General Civil Litigation

PHILLIPS LAW, PLLC and its team represent consumers, debtors and businesses in a variety of areas, including violations of the Fair Debt Collection Practices Act (“FDCPA”),  consumer law, including class actions on behalf of consumers; Fair Credit Reporting Act issues, including credit repair, identity theft, and litigation under the Fair Credit Reporting Act; injured parties; common law fraud, the Consumer Fraud Act; insurance law; contract disputes; Uniform Commercial Code actions; business and commercial lawsuits; and power of attorney and probate litigation.

Individuals and businesses take risks every day and are the engine that drives the American economy.  We are privileged to represent individuals and small to medium sized corporations in the greatest judicial system in the world.  We often co-counsel with other lawyers to best meet our clients’ needs or refer clients to other firms who will solve their problem.

Occasionally, PHILLIPS LAW, PLLC litigates business claims and lawsuits on an alternative fee arrangement.

Bankruptcy

Bankruptcy is a legal proceeding in which a person who cannot pay their bills gets a new financial start.  The right to file bankruptcy is provided by federal law.  Filing bankruptcy immediately stops your creditors from seeking to collect debts from you.  A completed bankruptcy discharges (“eliminates”) your debts.

What can Bankruptcy Do for Me?

Filing Bankruptcy:

  • Stops wage or bank garnishments, debt collection harassment and similar creditor actions to collect a debt.
  • Stops foreclosure on your home and allows you an opportunity to catch up on missed payments. (Bankruptcy, does not, however, automatically eliminate mortgages and other liens on your property without payment.)
  • Eliminates the legal obligation to pay most or all of your debts.  This is called a “discharge” of debts.  It is designed to give you a fresh financial start.
  • Prevents repossession of your car or other property.

Certain Debts Are Not Eliminated By a Bankruptcy:

Bankruptcy cannot, however, cure every financial problem.  Nor is it the right step for every individual. Bankruptcy will not:

  • Eliminate the rights of “secured” creditors. A “secured” creditor has taken a mortgage or other lien on property to secure the payment of the loan.  Common examples are car loans and home mortgages.  You can force secured creditors to take payments over time in the bankruptcy process and bankruptcy can eliminate your obligation to pay additional money if your property is taken.  Nevertheless, you generally cannot keep the collateral unless you continue to pay the debt.
  • Eliminate debts such as child support, alimony (maintenance), certain other debts related to divorce, guaranteed student loans, court restitution orders, criminal fines and most taxes.
  • Protect cosigners on your debts.  When a relative or friend has co-signed a loan, the cosigner will have to repay the loan.
  • Eliminate debts that arise after bankruptcy has been filed.

What Different Types of Bankruptcy Cases Should I Consider?

There are two types of bankruptcy that most consumers file:

  • Chapter 7 is known as a “straight” bankruptcy or “liquidation”.  It requires a debtor to give up property which exceeds certain limits called “exemptions,” so the property can be sold to pay creditors.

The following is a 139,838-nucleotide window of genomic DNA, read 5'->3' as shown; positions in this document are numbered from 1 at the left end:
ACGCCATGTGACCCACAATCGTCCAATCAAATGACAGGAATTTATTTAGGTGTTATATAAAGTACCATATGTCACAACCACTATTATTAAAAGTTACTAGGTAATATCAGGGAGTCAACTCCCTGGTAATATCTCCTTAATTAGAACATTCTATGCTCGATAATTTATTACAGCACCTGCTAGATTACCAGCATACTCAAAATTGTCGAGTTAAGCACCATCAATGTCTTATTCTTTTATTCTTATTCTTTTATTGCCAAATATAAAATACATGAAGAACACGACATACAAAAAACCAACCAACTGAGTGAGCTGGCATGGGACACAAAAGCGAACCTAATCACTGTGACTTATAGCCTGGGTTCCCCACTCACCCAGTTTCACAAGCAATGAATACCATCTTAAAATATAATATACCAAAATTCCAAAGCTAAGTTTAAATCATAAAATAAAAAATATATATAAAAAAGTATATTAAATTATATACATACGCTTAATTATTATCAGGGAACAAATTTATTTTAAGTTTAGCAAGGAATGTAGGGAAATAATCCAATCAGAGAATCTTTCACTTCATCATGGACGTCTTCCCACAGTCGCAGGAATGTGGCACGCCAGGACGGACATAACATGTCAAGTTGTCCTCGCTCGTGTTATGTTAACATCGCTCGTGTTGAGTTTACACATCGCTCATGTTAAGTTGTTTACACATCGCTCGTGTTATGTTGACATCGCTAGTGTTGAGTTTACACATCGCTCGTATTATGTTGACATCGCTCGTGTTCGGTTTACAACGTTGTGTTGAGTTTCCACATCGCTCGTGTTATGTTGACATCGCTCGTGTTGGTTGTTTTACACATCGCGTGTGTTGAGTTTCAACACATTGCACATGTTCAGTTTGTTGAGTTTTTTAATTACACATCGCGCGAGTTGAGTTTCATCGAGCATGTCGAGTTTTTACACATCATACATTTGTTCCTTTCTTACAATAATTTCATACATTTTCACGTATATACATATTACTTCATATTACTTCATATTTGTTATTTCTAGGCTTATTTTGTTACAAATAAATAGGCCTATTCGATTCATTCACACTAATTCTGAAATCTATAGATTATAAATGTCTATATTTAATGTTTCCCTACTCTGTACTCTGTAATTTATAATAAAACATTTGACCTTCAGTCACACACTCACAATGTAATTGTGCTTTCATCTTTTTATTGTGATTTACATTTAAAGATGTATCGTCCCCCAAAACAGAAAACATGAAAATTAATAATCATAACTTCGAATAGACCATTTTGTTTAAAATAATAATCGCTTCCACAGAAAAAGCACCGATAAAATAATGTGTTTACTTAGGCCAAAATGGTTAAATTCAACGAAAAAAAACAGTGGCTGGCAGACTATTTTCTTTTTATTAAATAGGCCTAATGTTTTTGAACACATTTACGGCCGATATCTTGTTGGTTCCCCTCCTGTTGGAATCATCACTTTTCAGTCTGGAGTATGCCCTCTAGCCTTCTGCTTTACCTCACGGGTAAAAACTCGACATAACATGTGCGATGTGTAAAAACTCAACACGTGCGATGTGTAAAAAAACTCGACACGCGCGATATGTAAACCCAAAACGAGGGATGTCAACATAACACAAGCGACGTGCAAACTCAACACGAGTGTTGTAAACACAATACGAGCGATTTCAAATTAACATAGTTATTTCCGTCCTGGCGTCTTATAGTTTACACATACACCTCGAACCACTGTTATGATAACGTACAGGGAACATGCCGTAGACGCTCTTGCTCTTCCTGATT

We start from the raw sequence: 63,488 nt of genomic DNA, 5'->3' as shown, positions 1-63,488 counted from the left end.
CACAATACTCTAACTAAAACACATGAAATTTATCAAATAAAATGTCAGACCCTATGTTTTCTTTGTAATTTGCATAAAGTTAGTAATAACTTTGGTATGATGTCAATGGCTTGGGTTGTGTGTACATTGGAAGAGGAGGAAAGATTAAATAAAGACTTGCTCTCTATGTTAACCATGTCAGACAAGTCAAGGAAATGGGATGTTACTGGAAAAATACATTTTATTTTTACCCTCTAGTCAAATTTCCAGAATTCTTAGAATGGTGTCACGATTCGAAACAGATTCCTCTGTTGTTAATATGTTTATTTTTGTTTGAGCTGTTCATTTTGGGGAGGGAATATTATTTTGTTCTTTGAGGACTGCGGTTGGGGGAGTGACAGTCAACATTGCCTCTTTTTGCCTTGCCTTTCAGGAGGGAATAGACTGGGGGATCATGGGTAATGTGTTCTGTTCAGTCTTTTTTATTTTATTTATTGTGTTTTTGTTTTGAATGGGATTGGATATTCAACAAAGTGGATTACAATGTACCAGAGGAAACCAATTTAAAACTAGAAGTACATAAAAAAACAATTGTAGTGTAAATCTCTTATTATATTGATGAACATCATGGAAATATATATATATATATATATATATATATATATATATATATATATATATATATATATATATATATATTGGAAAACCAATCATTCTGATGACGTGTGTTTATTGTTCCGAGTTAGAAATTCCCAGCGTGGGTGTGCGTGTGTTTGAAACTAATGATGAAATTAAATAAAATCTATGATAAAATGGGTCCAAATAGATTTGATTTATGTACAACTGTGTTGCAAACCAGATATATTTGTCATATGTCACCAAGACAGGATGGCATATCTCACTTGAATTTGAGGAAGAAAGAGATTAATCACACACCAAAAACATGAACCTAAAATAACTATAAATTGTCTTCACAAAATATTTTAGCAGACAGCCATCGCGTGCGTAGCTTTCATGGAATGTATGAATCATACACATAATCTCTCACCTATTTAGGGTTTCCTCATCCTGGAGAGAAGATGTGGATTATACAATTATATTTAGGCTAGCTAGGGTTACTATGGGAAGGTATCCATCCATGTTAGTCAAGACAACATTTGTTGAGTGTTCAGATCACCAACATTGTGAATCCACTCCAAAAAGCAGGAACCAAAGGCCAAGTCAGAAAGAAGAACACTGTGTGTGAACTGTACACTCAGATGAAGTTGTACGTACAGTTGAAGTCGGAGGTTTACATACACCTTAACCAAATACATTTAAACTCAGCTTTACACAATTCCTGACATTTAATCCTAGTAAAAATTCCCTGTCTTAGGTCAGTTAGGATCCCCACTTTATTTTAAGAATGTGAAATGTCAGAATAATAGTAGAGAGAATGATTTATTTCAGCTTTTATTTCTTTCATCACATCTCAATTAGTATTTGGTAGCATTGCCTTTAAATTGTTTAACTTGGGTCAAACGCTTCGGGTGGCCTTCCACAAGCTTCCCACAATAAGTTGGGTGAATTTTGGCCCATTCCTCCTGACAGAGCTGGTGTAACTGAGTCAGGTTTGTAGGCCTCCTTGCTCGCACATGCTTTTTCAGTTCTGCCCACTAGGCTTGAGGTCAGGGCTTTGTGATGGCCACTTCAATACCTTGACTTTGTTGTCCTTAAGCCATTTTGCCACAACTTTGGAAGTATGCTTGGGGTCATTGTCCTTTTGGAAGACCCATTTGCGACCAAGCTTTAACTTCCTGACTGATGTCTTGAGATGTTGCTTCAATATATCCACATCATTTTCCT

• Chapter 13 is called “debt adjustment.”  It requires a debtor to file a plan to pay a portion of their debts from current income. The consumer must repay a portion of their debt for a period of three to five years.

Either type of case may be filed individually or by a married couple filing jointly.  The vast majority of debtors who file bankruptcy are entitled to keep all of their assets under the law.

We are a debt relief agency.  We help people file for bankruptcy relief under the Bankruptcy Code.

Protected Income and Assets Under the Law

Certain Income and Assets Are Protected Under the Law Without Filing Bankruptcy 

The typical assets of many consumers are protected without filing bankruptcy.  Income and assets that are protected under the law are “exempt” or protected from creditors.

For instance, the following income is protected under the law if the consumer properly asserts his rights in writing pursuant to the rules under the law after a judgment has been entered against the consumer:

  • Unemployment compensation
  • Social security income because of your age
  • Social security disability income
  • Pension and profit sharing income
  • Veteran’s benefits
  • 75% of all net wages are protected
  • Public assistance

This is a non-exclusive list.

In addition, most individuals’ assets are protected without filing bankruptcy.  For instance the following is protected:

  • Up to $390,000 in equity in your home
  • $4,600 in equity in your vehicle
  • $10,350 in household furniture, appliances and consumer electronics

This is a non-exclusive list.

However, if the consumer fails to assert their rights in a timely fashion after they’ve been garnished, their exemption rights may be lostThat is why it is important to hire an experienced attorney who can protect your income and assets.

If you are garnished you should immediately call an attorney. We want you to call us.

Stopping Garnishments

The procedure for stopping a wage or bank account garnishment is quite specific.  There are specific deadlines if you have income that is protected.  For instance, if your bank account is garnished, you must send copies of 60 days of your bank statements to the debt collector and a notice of your exemption claim to both the collector and the bank within a certain number of days.

The failure to exercise your rights in a timely fashion will result in your funds being garnished.

You may request a hearing on a creditor’s objection to your written exemption claim.

The best way to stop garnishments is to call an experienced attorney.